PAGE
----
Meanwhile, back in Queensland, which in the past had been a bastion of old-fashioned Irish-Catholic tradition, there is a growing group of dissatisfied conservatives, sometimes referred to by the radicals as "restorationists". Toowoomba is not unique. The reaction against do-it-yourself liturgies and make-up-your-own doctrine is understandable when one looks at the most extreme example, the complete break with orthodox sacraments practised in Brisbane by Peter Kennedy.
Consequently, a polarisation is emerging in the Catholic Church between doctrinal and liturgically orthodox minorities (some championing a revival of the Latin mass) and the mainstream, infected in various degrees with irreverence, lax practices and, in its most extreme manifestations, heresy. Pity the confused everyday middle-of-the-road Catholic.
To non-Catholics these divisions seem unimportant because Morris was, and is, popular and in one particular area an effective and decisive pastor. Although the sex abuse scandals have not been as catastrophic in Australia as they have been in the US and Ireland, it has been because of the foresight of the so-called conservative Cardinal George Pell in setting up mechanisms to deal with them.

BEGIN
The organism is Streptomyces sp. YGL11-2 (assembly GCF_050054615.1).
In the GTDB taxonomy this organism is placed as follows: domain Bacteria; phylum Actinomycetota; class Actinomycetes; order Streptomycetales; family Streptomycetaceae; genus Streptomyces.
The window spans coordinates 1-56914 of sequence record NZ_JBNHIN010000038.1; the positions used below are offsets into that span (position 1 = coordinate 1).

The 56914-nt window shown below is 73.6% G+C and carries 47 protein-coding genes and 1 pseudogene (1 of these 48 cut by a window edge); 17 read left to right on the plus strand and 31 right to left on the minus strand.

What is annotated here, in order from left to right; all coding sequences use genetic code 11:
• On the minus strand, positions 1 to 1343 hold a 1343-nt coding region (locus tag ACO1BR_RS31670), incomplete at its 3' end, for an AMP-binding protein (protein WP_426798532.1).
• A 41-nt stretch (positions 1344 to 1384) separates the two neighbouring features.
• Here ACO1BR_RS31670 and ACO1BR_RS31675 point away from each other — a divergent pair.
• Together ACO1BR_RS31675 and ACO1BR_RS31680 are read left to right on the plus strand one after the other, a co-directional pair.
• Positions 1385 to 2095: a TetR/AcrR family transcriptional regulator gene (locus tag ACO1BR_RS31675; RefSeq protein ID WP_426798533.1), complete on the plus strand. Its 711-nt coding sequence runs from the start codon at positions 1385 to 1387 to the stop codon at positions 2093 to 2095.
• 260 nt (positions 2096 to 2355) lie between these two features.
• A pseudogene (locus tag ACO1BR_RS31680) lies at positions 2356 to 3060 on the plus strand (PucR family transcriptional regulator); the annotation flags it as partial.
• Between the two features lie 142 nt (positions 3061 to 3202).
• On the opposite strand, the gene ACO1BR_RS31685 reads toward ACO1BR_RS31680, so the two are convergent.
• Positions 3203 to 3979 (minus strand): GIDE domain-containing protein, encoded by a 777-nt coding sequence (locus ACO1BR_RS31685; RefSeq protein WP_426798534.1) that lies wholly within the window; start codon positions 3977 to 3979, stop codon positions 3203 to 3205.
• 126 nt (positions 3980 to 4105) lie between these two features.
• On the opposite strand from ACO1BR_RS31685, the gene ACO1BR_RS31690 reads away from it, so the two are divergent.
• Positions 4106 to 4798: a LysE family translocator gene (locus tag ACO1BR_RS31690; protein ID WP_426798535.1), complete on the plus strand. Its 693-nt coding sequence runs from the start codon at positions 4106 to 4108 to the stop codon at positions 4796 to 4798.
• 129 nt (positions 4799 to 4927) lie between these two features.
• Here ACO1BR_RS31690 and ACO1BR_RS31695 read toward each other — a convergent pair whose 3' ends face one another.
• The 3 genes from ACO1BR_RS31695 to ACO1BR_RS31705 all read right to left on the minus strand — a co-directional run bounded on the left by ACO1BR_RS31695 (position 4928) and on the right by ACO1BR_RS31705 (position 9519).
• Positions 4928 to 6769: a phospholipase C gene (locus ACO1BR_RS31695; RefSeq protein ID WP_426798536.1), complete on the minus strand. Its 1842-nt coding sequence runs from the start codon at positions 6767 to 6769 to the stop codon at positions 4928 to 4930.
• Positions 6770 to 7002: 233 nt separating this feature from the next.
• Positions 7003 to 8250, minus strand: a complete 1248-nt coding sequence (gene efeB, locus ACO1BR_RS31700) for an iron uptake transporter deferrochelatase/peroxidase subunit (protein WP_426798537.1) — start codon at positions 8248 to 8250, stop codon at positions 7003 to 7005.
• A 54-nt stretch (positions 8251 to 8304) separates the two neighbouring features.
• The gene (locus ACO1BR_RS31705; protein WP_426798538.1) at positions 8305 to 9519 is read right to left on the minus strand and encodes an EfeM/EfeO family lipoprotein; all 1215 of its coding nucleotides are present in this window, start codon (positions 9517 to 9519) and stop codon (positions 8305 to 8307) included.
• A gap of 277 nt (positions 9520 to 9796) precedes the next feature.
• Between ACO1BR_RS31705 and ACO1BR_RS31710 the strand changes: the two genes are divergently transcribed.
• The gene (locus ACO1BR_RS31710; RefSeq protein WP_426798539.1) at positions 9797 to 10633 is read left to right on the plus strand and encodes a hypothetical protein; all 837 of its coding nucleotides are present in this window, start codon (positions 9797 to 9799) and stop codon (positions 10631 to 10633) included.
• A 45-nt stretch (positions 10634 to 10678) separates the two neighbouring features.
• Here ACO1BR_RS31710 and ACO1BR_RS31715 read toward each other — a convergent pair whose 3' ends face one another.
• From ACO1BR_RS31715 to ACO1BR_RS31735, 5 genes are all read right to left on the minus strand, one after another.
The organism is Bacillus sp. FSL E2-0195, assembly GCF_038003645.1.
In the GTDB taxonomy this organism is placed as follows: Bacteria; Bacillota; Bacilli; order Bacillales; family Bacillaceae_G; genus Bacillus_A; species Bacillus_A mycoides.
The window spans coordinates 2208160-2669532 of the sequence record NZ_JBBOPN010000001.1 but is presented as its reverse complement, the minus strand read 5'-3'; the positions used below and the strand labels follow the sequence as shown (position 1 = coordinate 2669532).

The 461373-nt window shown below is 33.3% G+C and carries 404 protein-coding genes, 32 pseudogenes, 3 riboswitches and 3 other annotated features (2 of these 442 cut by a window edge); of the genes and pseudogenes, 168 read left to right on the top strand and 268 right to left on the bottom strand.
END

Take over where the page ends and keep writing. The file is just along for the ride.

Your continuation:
However, Morris was one of the few Australian bishops to act personally and immediately in the matter of child sexual abuse by a former teacher in a Catholic school. Controversially, he insisted on sacking a principal who failed to take action over his suspicions about a teacher who was later convicted of rape, and for this Morris rightly won plaudits from the Toowoomba flock.
Since the announcement of Morris's sacking on May 2 his situation has become something of cause celebre in the secular press, and there has been a general outpouring of sympathy in mainstream congregations for him in places as far from Toowoomba as Canberra and Sydney, including impromptu sermons greeted with applause. Sources close to the hierarchy say half of an informal meeting of bishops wanted to send a letter of protest to Rome on behalf of Morris.
That the simmering discontent of the Australian hierarchy has bubbled over on this issue is not surprising. The church in Australia, both priests and laity, partly because of its origins in the Irish convict-descended underclass, and its traditional links with the Labor movement, has always emphasised social action over doctrinal purity. Since the 70s the Australian church has moved rapidly to the Left, with doctrinal orthodoxy almost gone in many institutions, especially schools. It is a phenomenon of a church under the thrall of secularism that although the schools are bursting with kids, there are no babies crying any more in church on Sunday.